A touring art installation that has brought attention to the plight of missing and murdered Indigenous women and girls is set to make the final stop on its cross country journey in Batoche this August.
Walking with our Sisters is a collection of more than 2,000 moccasin vamps, or moccasin tops, created and donated by hundreds to draw attention to the 1,181 plus Indigenous women and girls who have been reported missing or have been murdered in the last 30 years.
“Many vanished without a trace with inadequate enquiry into their disappearance or murders paid by the media, the general public, politicians and even law enforcement. This is a travesty of justice,” the Walking With Our Sisters website reads.
“The large collaborative art piece will be made available to the public through selected galleries and locations. The work exists as a floor installation made up of beaded vamps arranged in a winding path formation on fabric and includes cedar boughs. Viewers remove their shoes to walk on a path of cloth alongside the vamps.”
Each pair of vamps represents one missing or murdered Indigenous woman. The unfinished moccasins representing their unfinished lives.
The installation also includes 108 pairs of children’s vamps dedicated to those who never returned home from residential schools.
Once the final installation is complete, the vamps will either be returned to the original artists or disposed of in a traditional way, offered to the sacred fire by the elders.
“Together the installation represents all these women; paying respect to their lives and existence on this earth. They are not forgotten,” the website reads.
“They are sisters, mothers, aunties, daughters, cousins, grandmothers, wives and partners. They have been cared for, they have been loved, they are missing and they are not forgotten.”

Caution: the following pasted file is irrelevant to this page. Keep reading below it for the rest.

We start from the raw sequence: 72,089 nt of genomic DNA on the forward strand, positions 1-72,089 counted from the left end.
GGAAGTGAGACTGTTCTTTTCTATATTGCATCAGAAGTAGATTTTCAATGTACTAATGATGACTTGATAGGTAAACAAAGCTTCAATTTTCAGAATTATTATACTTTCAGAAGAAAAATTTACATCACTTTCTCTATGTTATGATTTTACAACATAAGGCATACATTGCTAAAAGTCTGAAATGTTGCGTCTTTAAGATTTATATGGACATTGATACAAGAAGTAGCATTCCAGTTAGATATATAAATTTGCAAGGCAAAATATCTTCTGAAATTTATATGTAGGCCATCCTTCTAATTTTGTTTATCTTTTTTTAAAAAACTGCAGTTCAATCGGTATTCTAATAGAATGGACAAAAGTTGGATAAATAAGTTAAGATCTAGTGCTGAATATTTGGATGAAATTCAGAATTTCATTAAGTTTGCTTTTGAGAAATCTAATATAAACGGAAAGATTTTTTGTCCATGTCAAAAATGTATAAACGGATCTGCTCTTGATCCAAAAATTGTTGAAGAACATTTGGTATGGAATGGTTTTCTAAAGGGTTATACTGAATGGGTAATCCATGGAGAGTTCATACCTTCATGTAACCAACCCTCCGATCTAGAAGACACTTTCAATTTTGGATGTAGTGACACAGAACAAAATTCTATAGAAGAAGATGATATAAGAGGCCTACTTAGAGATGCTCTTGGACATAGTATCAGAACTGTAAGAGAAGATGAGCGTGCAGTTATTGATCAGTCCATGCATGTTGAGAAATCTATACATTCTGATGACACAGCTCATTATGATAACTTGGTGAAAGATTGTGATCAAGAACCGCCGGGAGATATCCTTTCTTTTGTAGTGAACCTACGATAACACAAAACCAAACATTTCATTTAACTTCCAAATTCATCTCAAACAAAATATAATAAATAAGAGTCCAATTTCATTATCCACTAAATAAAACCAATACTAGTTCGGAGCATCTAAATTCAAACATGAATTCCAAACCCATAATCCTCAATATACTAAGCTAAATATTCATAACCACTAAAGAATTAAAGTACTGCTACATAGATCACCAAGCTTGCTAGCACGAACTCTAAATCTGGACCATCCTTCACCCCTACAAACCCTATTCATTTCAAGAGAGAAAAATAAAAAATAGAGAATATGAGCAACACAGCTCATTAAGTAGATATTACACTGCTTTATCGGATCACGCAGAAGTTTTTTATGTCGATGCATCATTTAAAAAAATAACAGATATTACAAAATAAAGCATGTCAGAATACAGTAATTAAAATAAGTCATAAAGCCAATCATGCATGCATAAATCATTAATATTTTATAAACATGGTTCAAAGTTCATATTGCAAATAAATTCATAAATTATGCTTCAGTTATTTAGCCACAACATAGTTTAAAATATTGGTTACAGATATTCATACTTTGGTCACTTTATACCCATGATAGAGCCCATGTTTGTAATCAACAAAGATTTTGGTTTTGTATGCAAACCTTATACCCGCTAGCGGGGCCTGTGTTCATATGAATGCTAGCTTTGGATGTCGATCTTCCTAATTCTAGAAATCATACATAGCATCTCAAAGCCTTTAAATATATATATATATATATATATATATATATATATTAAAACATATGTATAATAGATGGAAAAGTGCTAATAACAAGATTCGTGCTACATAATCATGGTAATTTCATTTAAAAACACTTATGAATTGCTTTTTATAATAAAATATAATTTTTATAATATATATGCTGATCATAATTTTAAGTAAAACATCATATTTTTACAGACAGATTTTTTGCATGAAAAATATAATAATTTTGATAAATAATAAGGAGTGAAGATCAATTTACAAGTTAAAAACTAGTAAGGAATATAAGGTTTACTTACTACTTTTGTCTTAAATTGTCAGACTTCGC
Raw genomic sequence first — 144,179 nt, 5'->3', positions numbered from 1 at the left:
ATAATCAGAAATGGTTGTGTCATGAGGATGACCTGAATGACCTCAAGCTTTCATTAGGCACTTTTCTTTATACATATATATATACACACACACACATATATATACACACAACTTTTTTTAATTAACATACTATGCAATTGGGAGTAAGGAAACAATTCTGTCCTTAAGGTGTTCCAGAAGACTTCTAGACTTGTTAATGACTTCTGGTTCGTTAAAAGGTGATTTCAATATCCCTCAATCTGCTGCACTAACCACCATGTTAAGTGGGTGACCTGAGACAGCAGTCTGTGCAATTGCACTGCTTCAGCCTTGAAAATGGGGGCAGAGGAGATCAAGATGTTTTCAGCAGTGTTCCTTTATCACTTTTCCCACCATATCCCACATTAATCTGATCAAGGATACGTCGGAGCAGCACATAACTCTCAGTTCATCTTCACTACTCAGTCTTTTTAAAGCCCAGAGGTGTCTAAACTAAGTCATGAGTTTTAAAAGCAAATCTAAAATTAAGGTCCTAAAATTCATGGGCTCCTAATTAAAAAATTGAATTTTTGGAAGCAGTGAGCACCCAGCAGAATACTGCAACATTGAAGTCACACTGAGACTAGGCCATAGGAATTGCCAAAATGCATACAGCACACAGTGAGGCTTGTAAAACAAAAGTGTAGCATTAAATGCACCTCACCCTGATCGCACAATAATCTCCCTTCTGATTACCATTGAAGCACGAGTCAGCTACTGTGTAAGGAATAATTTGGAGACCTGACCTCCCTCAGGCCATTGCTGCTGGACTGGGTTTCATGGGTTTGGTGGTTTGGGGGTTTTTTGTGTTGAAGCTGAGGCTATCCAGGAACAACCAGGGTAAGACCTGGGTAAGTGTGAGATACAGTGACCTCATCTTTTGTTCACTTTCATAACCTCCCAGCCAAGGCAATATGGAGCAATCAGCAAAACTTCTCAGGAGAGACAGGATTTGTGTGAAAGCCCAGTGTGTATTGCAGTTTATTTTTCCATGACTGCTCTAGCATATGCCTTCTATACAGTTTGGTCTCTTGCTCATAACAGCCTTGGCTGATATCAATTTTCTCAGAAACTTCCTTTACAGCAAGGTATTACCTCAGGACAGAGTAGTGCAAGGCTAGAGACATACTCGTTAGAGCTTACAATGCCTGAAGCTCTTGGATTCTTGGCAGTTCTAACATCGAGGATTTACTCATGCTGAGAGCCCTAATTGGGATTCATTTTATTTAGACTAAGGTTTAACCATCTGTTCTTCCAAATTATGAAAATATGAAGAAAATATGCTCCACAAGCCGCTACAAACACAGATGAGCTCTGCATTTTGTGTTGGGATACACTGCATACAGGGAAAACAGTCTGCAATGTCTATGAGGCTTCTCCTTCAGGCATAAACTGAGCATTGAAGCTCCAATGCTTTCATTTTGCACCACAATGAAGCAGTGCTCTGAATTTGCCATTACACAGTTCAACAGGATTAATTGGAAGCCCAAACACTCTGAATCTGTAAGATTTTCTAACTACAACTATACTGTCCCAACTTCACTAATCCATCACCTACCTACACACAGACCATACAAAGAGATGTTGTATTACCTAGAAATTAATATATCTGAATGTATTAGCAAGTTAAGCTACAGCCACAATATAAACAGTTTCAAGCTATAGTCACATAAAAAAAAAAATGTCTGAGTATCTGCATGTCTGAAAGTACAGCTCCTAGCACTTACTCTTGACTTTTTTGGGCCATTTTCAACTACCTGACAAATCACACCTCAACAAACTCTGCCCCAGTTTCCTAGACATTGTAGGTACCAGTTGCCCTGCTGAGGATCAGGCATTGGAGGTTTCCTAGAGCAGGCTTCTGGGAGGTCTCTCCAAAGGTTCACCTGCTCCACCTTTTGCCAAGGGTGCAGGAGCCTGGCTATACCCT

The installation was the brainchild of Métis artist Christi Belcourt. She put out a call on Facebook in 2012 and got hundreds of responses. The installation began touring in Edmonton in October 2013. It stopped in Regina in November and December 2013, Saskatoon the following year and North Battleford in 2016.
The Batoche installation will also be its last.
From August 15 -18, the installation will be available for people to visit between 11 a.m. and 7 p.m. at the East Village of Batoche National Historic Site. Counselling and wellness supports will also be available, as will children’s and cultural activities. It is free to attend.
“It is so much more than an art installation,” says a statement from the River Women Collective, who are hosting the Batoche installation.
“It is ceremony and it creates a space so that the community can come together for the act of honouring and remembering.”
Two weekends ago during Back to Batoche, the River Women Collective were presenting, spreading the word about the installation.
Cindy Gaudet, who was helping promote the project on July 20, said the impact of the project goes far beyond the installation itself.
“One of the things that every river collective has done is create community conversations,” she said.
”It’s brought people together to have conversations around these issues and making sure these women are known — it will never be forgotten that they are real woman with real lives.”
Gaudet said there has been an increase in awareness over the last decade, and that the installations have helped with those community conversations, one of which as held at the Prince Albert Indian Métis Friendship Centre.
In addition to the exhibit itself, tents will be set up at the Back to Batoche Grounds for visiting, for elders, for counselling and for wellness. Organizers are looking for volunteers who can help between August 10 and 24 to help set up and take down the event.
“What’s important is that people come and visit and see the space, and truly walk with the women,” Gaudet said.
“Everyone is welcome.”